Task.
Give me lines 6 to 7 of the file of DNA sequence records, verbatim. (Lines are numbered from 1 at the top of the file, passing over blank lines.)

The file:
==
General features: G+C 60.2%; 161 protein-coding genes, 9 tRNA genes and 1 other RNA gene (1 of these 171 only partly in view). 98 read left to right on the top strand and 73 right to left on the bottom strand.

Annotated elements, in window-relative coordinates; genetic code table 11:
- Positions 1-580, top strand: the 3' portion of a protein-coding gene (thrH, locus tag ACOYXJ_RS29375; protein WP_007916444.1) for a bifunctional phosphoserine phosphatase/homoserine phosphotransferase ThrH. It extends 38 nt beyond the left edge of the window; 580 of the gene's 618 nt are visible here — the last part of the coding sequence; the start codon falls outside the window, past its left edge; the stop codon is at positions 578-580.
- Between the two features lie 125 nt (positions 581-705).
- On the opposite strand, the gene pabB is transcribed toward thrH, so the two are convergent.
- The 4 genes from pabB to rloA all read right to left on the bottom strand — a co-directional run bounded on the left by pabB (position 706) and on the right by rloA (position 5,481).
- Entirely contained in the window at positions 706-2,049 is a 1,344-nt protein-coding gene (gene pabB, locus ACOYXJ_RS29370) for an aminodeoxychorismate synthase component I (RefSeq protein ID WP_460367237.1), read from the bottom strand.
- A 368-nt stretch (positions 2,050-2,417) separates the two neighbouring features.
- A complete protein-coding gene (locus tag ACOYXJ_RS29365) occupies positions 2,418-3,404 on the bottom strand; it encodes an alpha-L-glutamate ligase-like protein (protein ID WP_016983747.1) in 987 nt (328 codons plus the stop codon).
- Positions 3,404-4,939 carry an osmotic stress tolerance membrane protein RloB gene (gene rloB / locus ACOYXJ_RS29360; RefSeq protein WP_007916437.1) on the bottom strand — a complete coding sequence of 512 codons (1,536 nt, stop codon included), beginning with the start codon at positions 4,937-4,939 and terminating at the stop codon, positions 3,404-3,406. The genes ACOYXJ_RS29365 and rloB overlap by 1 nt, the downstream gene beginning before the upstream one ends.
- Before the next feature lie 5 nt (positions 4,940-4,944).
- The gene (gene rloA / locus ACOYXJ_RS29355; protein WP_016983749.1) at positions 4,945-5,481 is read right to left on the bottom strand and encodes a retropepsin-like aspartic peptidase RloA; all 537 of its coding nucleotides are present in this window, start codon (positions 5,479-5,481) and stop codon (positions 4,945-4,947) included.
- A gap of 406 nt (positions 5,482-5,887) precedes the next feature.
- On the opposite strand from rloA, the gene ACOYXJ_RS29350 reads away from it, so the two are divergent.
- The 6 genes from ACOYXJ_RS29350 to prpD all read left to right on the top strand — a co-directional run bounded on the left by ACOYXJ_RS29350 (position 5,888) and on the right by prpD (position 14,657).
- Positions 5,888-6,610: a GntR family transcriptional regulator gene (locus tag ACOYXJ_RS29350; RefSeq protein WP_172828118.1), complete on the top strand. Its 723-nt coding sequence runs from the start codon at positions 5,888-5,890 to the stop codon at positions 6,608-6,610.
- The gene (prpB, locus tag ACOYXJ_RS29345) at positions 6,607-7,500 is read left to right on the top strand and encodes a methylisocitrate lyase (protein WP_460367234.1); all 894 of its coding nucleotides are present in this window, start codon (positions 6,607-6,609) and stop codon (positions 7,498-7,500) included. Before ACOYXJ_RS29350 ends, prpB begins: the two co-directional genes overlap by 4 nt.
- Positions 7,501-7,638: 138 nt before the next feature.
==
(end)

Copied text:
- The 4 genes from pabB to rloA all read right to left on the bottom strand — a co-directional run bounded on the left by pabB (position 706) and on the right by rloA (position 5,481).
- Entirely contained in the window at positions 706-2,049 is a 1,344-nt protein-coding gene (gene pabB, locus ACOYXJ_RS29370) for an aminodeoxychorismate synthase component I (RefSeq protein ID WP_460367237.1), read from the bottom strand.